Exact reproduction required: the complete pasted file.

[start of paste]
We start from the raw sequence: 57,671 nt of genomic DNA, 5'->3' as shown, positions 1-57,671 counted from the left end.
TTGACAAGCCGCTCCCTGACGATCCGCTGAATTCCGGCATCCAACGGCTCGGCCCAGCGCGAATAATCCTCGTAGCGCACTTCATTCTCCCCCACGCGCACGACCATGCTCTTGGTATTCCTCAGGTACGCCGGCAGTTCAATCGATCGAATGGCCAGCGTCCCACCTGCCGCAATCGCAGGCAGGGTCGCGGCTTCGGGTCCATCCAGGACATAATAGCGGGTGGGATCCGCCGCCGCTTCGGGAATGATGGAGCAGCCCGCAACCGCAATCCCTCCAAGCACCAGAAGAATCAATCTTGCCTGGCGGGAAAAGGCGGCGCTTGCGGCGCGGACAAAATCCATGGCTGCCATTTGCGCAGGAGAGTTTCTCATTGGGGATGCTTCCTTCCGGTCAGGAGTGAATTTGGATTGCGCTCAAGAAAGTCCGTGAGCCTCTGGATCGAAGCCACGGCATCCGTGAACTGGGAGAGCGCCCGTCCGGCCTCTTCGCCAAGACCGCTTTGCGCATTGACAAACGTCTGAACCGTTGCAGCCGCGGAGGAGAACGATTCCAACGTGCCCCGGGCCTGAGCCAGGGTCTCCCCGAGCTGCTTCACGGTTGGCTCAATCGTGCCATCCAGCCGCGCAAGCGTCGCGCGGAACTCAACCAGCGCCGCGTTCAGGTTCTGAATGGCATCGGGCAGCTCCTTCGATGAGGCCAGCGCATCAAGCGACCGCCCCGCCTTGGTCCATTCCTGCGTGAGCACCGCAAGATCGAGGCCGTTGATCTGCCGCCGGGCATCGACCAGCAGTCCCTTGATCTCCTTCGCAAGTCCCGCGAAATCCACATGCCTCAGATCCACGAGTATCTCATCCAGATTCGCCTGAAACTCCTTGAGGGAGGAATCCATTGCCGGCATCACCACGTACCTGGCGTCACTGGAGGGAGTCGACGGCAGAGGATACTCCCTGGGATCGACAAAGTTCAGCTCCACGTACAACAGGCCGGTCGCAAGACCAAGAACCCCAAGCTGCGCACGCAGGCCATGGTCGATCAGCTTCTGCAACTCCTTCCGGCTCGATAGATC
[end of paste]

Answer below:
We start from the raw sequence: 57,671 nt of genomic DNA, 5'->3' as shown, positions 1-57,671 counted from the left end.
TTGACAAGCCGCTCCCTGACGATCCGCTGAATTCCGGCATCCAACGGCTCGGCCCAGCGCGAATAATCCTCGTAGCGCACTTCATTCTCCCCCACGCGCACGACCATGCTCTTGGTATTCCTCAGGTACGCCGGCAGTTCAATCGATCGAATGGCCAGCGTCCCACCTGCCGCAATCGCAGGCAGGGTCGCGGCTTCGGGTCCATCCAGGACATAATAGCGGGTGGGATCCGCCGCCGCTTCGGGAATGATGGAGCAGCCCGCAACCGCAATCCCTCCAAGCACCAGAAGAATCAATCTTGCCTGGCGGGAAAAGGCGGCGCTTGCGGCGCGGACAAAATCCATGGCTGCCATTTGCGCAGGAGAGTTTCTCATTGGGGATGCTTCCTTCCGGTCAGGAGTGAATTTGGATTGCGCTCAAGAAAGTCCGTGAGCCTCTGGATCGAAGCCACGGCATCCGTGAACTGGGAGAGCGCCCGTCCGGCCTCTTCGCCAAGACCGCTTTGCGCATTGACAAACGTCTGAACCGTTGCAGCCGCGGAGGAGAACGATTCCAACGTGCCCCGGGCCTGAGCCAGGGTCTCCCCGAGCTGCTTCACGGTTGGCTCAATCGTGCCATCCAGCCGCGCAAGCGTCGCGCGGAACTCAACCAGCGCCGCGTTCAGGTTCTGAATGGCATCGGGCAGCTCCTTCGATGAGGCCAGCGCATCAAGCGACCGCCCCGCCTTGGTCCATTCCTGCGTGAGCACCGCAAGATCGAGGCCGTTGATCTGCCGCCGGGCATCGACCAGCAGTCCCTTGATCTCCTTCGCAAGTCCCGCGAAATCCACATGCCTCAGATCCACGAGTATCTCATCCAGATTCGCCTGAAACTCCTTGAGGGAGGAATCCATTGCCGGCATCACCACGTACCTGGCGTCACTGGAGGGAGTCGACGGCAGAGGATACTCCCTGGGATCGACAAAGTTCAGCTCCACGTACAACAGGCCGGTCGCAAGACCAAGAACCCCAAGCTGCGCACGCAGGCCATGGTCGATCAGCTTCTGCAACTCCTTCCGGCTCGATAGATC